FSCO reports decrease in insurance advisors’ compliance rates

The Financial Services Commission of Ontario (FSCO) is launching a new process for its compliance examinations of insurance advisors this autumn, according to Heather Driver, director of licensing at FSCO, who spoke at the Independent Financial Brokers of Canada’s fall summit in Mississauga, Ont. on Wednesday.

In particular, FSCO will soon be adding a new layer to its examination process, Driver said. Specifically, the regulator will begin conducting “desk reviews” — questionnaires that aim to help the regulator determine which advisors require a more in-depth compliance review — prior to conducting onsite exams.

“What we’re trying to do by having these layers of examinations and reviews is to try and end up focusing on who are the higher-risk people that we should be taking a look at as opposed to something that’s just random, where you might get the best performing agents,” Driver said. “We’re looking for contraventions when we do things like this. So, being able to identify risk factors is important.”

The desk reviews will be conducted with a “couple hundred” advisors in Ontario, who will be selected based on certain criteria that identifies them as having a higher risk of non-compliance, Driver said. Based on the results of those questionnaires, some of those advisors will be chosen to participate in a full on-site examination.

Advisors who receive an email or letter regarding the desk review are required to complete the questionnaire and submit it to FSCO by email within 15 business days. Those who fail to complete the questionnaire could face disciplinary action.

The questionnaire covers details such as advisors’ industry experience; the volume of business they conduct; the types of products they sell; and any business that they conduct in the mortgage industry, including referrals.

FSCO has observed a growing proportion of advisors who are doing business in both insurance and mortgages, Driver said: “This is becoming a bit of a trend, where people are starting to get involved in both businesses, either through referrals or by being dual-licensed.”

Advisors will also be required to submit supporting documentation with their questionnaire, including proof of their errors and omissions (E&O) insurance and continuing education (CE) credits.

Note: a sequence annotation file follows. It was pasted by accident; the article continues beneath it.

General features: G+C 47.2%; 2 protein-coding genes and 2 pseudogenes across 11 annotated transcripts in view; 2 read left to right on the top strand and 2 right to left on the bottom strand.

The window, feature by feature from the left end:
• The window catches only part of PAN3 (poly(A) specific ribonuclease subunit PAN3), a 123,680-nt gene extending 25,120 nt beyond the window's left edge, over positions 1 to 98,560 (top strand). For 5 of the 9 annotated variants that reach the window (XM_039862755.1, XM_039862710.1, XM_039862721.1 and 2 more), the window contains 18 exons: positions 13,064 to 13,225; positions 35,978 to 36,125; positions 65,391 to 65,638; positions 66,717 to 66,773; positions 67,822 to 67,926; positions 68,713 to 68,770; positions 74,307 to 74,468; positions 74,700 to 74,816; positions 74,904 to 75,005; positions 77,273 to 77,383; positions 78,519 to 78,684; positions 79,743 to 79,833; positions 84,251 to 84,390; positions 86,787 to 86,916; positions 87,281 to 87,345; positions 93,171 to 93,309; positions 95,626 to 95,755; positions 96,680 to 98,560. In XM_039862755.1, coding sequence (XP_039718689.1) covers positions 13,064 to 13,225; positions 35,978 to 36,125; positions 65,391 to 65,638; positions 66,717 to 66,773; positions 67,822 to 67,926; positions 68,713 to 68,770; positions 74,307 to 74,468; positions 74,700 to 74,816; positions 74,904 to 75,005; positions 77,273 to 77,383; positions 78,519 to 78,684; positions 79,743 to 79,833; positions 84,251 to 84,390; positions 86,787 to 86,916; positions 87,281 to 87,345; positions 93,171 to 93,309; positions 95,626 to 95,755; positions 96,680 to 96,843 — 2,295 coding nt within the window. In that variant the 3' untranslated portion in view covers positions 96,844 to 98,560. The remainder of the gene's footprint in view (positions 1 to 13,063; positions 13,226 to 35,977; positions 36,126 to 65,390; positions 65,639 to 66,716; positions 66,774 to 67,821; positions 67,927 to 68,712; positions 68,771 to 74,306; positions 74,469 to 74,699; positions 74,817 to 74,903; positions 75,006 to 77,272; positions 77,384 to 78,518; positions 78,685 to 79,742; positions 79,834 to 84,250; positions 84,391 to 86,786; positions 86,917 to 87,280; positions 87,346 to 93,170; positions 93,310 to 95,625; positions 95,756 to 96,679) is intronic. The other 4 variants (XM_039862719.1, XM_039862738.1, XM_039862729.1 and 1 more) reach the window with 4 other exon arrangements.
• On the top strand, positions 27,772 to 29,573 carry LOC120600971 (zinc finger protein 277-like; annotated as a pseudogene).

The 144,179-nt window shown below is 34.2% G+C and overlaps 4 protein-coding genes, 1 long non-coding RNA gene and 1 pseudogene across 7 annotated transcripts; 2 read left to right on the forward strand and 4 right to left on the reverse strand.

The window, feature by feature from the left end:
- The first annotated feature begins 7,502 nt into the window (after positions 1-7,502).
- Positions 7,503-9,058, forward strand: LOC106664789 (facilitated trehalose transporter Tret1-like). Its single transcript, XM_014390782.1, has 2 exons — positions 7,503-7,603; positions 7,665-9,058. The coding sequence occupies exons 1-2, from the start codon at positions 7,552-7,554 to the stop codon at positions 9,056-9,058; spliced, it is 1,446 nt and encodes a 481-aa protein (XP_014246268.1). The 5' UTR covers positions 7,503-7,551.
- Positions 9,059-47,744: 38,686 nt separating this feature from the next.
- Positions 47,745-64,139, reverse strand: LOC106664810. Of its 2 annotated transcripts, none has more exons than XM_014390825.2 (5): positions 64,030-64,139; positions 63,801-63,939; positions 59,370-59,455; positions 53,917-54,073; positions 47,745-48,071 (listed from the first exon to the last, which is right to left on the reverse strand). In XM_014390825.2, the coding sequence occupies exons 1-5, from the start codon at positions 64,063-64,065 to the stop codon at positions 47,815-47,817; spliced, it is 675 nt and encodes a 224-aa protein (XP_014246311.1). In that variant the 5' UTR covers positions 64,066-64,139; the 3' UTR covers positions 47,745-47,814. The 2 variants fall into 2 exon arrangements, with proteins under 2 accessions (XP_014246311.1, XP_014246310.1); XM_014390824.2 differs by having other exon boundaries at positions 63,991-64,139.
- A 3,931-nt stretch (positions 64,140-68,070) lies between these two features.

In situations in which the results of the desk reviews reveal regulatory infractions, advisors could face disciplinary action, Driver said.

Advisors who are selected for an onsite examination could find that the exam process is different than it was in the past, she added, as it will be more tailored to the individual agent based on the results of his or her desk review.

“It might be more focused on what some of the risk areas are that might have been identified in the desk review,” Driver said.

Driver highlighted five areas in which FSCO commonly observes compliance failures:

  1. Individuals selling insurance without an insurance licence.
  2. False information on agent application forms and license renewal forms.
  3. Failure to meet CE requirements.
  4. Failure to have a valid E&O insurance policy
  5. Failure to disclose conflicts of interest or potential conflicts of interest to clients

These regulatory infractions can lead to administrative monetary penalties of up to $15,000, along with licence suspensions and other penalties.

With respect to CE requirements, Driver noted that FSCO has caught some advisors buying fake CE certificates. She warned advisors that they would face consequences for engaging in that type of fraud.

“That’s going to be a world of pain when it’s uncovered later,” she said.

Advisor compliance with E&O insurance requirements, meanwhile, has recently improved, Driver said. That’s partly due to new rules requiring agents to regularly update their E&O insurance information in FSCO’s online licensing portal and new tools enabling insurance companies to supervise agents’ compliance in this area more closely.

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